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I've never written or shared personal things here before, but this will be an exception. There will be some very important announcements about the software that I maintain later in this post. If you want to skip the personal backstory, and go straight to that part, you can go directly to the section titled Looking to the Future.

Where All Of This Came From

In reality, it all started a lot earlier, but that's a story for another time. Five years ago, something important happened for me, and for the development of Reticulum: I decided to close my business and sell my house. Up until then, I had been running a small IT service and hosting business, and a Wireless Internet Service Provider in a rural area. Work like that had been a large part of my life since I was sixteen years old, and in almost all ways, I enjoyed it very much. All those years in the industry gave me plenty of interesting projects and challenges to work on, and I learned so much.

But life, circumstances and relationships change, and back then, I was realising, that opportunities for following my real passions and interests were not really going to develop any further, if I kept doing the same things I had always been doing.

What I really wanted to do, was to work on the different open-source projects I had already been putting my passion and efforts into for some time, next to my primary professional functions. Increasing personal and family responsibilities also meant it was quite clear, that if I tried to keep everything going, I would not be able to juggle all the balls I wanted to keep afloat - at least not in a very elegant and productive manner.

So something had to give way. It was definitely not going to be the people that I cared about, and giving up my true passions without affording them a proper try seemed like a horrible path too.

My old office

This was my office. I built it as part of my small business, and in-between my professional work, Reticulum started it's life here - but finishing Reticulum would mean leaving it behind and going on the road instead.

A lot of my identity and feelings of accomplishment were bound up in my business, so it was definitely not an easy choice, and one that required several months of deliberation. But in the end, ending my business was the only meaningful way to make room for even more important things. So that is what I did, and during the course of about a year, I winded down the business, helped customers move on, and dismantled or gave away infrastructure and equipment to other local organisations and small businesses that could make meaningful use of it.

Deliberately deconstructing everything I had spent so many years building up was a poignant process to say the least. When I finally powered down the last of the servers, and disconnect the last fibre-optic cables from their terminals, it was the strangest feeling of both sadness and the excitement of freedom.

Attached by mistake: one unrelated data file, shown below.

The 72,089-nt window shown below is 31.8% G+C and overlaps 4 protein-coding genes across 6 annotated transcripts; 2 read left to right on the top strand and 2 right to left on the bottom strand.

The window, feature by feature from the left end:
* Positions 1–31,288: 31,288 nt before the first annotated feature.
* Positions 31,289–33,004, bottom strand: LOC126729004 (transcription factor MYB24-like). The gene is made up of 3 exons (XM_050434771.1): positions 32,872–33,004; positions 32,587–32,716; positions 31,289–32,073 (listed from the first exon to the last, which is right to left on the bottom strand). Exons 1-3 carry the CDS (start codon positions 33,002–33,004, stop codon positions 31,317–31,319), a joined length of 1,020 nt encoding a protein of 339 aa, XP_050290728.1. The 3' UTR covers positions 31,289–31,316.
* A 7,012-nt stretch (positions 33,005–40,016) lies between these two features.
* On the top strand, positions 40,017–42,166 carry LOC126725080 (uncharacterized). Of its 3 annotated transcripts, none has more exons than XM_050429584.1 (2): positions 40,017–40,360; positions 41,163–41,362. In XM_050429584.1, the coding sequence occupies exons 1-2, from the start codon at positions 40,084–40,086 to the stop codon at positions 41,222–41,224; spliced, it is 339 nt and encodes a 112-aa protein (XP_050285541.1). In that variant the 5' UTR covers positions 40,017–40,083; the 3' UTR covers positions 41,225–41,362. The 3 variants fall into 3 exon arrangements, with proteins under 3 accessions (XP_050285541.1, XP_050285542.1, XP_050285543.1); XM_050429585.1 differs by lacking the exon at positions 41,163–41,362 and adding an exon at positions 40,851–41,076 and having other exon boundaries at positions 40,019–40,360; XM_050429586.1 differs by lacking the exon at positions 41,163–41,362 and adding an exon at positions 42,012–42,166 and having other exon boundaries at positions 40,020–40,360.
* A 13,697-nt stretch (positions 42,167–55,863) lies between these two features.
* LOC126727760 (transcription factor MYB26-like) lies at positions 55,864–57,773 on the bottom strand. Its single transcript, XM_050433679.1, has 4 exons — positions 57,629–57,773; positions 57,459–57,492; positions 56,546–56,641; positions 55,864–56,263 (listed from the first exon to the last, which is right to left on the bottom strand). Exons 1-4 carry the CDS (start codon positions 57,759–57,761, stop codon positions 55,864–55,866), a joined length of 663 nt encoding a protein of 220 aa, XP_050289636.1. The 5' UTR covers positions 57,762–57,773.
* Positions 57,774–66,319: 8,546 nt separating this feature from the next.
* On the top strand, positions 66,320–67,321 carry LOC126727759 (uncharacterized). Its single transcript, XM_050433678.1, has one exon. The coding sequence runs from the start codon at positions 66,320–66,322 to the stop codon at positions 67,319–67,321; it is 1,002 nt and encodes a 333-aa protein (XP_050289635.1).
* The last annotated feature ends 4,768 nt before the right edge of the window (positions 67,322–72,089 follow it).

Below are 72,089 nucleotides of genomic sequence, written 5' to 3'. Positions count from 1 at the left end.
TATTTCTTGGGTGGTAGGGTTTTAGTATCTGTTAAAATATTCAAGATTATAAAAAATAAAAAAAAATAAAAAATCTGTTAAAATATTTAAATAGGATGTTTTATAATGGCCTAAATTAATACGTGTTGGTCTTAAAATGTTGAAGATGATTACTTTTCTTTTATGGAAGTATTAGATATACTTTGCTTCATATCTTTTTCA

No longer having any dependable basis for income, I would need to significantly downscale my life to accomodate a much lower ceiling for living expenses. I put up my house for sale, and started researching how I could best stretch the surplus of funds, that I projected the house sale would yield. I decided on moving into a caravan, and going to places where living expenses would be as low as possible.

Моstar, Herzegovina

Моstar, Hercegovina. Living small and cheap doesn't have to be boring, when you can go to places like this.

When the house finally did sell, it yielded less than I had hoped. But I still had enough to live simply, but comfortably for a few years focusing solely on what I wanted most: Developing Reticulum and its related tools and programs to a fully functional state, and contribute it to the pool of shared human technology as free and open-source software.

And that's how a 12 acre property and a farmhouse I had spent years renovating and rebuilding was swapped for a 15m2 caravan (and later an even smaller camper van). To some, that may seems like a horrible change for the worse, but it was one of the best things that ever happened to me, and having had the time and freedom to focus almost exclusively on the things I love creating for several years now, has been such a joy, and immensely satisfying. Mind you, it's been really difficult too at times, but it's been more than worth it.

A Fork In The Road

Many thousands of commits, and in aggregate, several hundred releases later the whole ecosystem of software and hardware that is sprouting around Reticulum has grown and developed so much. While choosing to downscale my life and focus on this work was definitely the springboard and a primary enabler of all of this, there is no way I could have carried it all out without all of the support I've received - both from family, friends and strangers.

A very deep and special thanks is also owed to one particular person close to me, that supported and encouraged this endeavour from the very start, understood the importance, listened to my mad ramblings and waving of paper sketches for hours on end, and never doubted it could be done. Without this support, Reticulum would never have existed.